Protesters against Brett Kavanaugh chant in front of the office of Senator Susan Collins on September 24, 2018.Joshua Roberts / Reuters

President Donald Trump is among those who believe that if Christine Blasey Ford was sexually assaulted by the Supreme Court nominee Brett Kavanaugh in the early 1980s, and if the attack was “as bad as she says,” she would have told someone and a police report would have been filed. This view may seem intuitively correct to some, but the data—and there’s a lot of it—suggest otherwise.

Widespread public consciousness about date rape began not long after the alleged assault took place, in the mid-1980s, when social scientists administered large-scale surveys about sexual-victimization experiences among men and women on college campuses. The first of these, the Sexual Experiences Survey, was designed by one of the authors of this article—Mary Koss—and administered in 1984 and 1985 to more than 6,000 college students across 32 institutions in the United States. The results of the survey established the original “one in four” statistic—that one in four women had experienced attempted or completed rape since the age of 14. Subsequent surveys, focusing only on time in college, placed the prevalence rate at one in five.

From the original survey, researchers learned that only 3 percent of women in the 1980s who—like Ford—had a man climb on top of them, hold them down, and attempt unwanted sex acts reported the incident to police. In fact, 42 percent of victims told no one at all.  

It is tempting to think that willingness to disclose and report unwanted sexual experiences would be higher today than almost 40 years ago, but that confidence is misplaced. A 2018 survey found that more than 45 percent of college women kept silent about sexual assaults and only 2.6 percent of women who experienced attempted or completed rape reported the incident to police.

In the early 1980s, as today, it would have been highly unusual for Ford to have told anyone. She may not have even had the language of “date rape” at the time.

In fact, the 1984–85 survey found that only 30 percent of respondents who reported having experienced the behaviors constituting date rape or acquaintance rape answered yes to the statement “I believe I was a victim of rape.”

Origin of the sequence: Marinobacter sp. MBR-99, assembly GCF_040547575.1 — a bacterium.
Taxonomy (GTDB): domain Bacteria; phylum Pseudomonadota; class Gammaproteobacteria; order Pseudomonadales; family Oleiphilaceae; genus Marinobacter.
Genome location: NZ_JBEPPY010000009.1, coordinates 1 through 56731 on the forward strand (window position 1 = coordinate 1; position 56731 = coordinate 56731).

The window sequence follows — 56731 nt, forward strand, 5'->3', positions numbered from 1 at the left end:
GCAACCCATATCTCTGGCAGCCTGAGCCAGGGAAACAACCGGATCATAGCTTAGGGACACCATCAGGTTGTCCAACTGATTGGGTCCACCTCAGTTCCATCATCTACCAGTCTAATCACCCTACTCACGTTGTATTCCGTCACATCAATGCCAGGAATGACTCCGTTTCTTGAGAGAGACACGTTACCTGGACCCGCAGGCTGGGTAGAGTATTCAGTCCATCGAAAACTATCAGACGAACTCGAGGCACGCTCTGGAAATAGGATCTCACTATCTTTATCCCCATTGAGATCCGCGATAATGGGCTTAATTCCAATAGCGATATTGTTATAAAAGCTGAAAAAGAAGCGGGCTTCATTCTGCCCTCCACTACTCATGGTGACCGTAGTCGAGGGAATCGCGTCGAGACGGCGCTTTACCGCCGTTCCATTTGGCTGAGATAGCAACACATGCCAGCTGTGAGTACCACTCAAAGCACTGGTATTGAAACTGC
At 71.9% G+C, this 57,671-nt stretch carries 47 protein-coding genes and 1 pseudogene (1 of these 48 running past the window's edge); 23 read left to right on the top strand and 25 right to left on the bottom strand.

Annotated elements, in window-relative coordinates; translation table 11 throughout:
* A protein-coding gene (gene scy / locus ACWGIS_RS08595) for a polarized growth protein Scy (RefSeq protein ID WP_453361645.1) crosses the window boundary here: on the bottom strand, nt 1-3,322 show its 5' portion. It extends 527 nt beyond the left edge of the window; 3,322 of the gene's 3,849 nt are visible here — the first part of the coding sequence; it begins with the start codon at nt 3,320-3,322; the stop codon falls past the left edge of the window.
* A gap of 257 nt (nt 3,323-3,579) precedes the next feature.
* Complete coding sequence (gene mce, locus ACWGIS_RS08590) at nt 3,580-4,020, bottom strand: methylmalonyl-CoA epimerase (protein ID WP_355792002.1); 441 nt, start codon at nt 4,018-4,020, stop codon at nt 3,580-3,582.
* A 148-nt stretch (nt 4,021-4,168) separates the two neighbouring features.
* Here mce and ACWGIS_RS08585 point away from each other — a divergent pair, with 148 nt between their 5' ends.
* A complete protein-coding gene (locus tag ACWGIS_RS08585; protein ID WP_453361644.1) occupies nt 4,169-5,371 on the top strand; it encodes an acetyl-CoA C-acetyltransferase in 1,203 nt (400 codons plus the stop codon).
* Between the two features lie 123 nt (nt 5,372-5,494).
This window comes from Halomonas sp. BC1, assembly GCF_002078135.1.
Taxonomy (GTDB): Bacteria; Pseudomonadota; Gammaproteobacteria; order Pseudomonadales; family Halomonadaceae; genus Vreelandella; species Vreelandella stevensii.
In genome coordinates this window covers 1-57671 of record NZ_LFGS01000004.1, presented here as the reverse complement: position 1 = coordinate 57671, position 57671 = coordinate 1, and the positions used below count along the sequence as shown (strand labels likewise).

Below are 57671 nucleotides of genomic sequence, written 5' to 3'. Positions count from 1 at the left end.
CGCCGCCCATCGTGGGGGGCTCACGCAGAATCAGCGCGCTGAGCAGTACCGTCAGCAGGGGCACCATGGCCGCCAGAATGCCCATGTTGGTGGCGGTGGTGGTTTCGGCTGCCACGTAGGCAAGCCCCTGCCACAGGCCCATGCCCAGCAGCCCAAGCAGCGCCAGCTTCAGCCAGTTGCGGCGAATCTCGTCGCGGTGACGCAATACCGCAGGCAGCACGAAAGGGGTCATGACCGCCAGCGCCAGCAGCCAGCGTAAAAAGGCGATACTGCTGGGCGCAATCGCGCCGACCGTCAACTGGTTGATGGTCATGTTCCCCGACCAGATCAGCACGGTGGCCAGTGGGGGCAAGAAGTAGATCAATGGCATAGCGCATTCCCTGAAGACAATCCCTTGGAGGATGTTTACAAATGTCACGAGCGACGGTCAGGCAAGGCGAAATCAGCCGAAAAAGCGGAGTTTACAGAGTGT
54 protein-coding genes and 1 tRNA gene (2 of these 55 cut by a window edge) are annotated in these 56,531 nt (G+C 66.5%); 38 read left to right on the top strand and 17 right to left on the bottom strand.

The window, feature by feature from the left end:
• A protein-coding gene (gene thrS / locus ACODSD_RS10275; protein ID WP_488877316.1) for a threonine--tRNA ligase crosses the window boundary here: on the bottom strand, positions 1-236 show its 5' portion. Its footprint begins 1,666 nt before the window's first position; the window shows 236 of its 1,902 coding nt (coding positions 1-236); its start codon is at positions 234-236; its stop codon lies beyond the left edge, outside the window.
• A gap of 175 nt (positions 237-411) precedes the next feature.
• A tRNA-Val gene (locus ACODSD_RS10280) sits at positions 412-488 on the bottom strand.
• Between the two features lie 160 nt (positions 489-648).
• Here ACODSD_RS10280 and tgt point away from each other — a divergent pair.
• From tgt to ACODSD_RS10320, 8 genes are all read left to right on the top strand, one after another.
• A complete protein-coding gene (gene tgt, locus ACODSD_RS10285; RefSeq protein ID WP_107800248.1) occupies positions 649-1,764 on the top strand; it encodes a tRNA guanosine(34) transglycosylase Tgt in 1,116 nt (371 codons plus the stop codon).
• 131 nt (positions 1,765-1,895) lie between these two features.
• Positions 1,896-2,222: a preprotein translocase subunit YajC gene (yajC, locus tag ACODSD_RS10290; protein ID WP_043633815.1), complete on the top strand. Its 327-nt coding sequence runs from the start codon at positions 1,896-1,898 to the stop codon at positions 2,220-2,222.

In a 2018 study, researchers found that fully half of the sample acknowledged their experience as either sexual assault or rape. This finding was consistent with a meta-analysis of 28 studies involving more than 5,900 female survivors of rape, from 2016. Still, in the era of the #MeToo movement, it is dismaying that the accurate labeling of rape isn’t universal.

Another common assumption about what Ford alleges is that, as Trump might put it, even if it happened it wasn’t “that bad.” Or that it couldn’t be “that bad,” because it’s common.

One member of a panel of Republican women interviewed by CNN asked, “What 17-year-old boy hasn’t done this in high school?” The answer then, as now, is that about 75 percent of high-school boys have not attempted unwanted sexual contact, attempted to rape, or raped. Even though sexual assault is a common experience for women, most men are not sexual aggressors.

For researchers, one especially dark spot in the data is that among the minority of men who report attempting sexual assault, an even smaller minority acknowledge the gravity of what they’ve done. The 1984–85 survey found that 10 percent of those who attempted to force sex acts thought what they did “was definitely rape,” and the figure was even lower among those who completed unwanted penetration. Brett Kavanaugh categorically denies that he sexually assaulted Ford; but if he did, maybe he just didn’t see himself as doing something wrong.

What is seen as “business as usual” to perpetrators and their defenders, however, is, again, simply not reflective of how the majority of men conduct themselves—let alone how survivors experience their assaults.

Studies on the effects of sexual assault on survivors have found that even when women do not use the terms sexual assault or rape to acknowledge their experiences, they still consistently report feeling victimized or otherwise negatively affected. Rape survivors experience higher than average levels of depression and PTSD. But even in the absence of formal diagnoses, sexual assault takes its toll both at the time it occurs and for decades to come. The recent #WhyIDidntReport movement on social media gives some idea of the shame, humiliation, anxiety, changes in self-perception, and fear that can follow victims for years after an assault.

Sexual assault is damaging, and so is the—wildly incorrect— assumption that if the assault is “bad,” then the victim will come forward.

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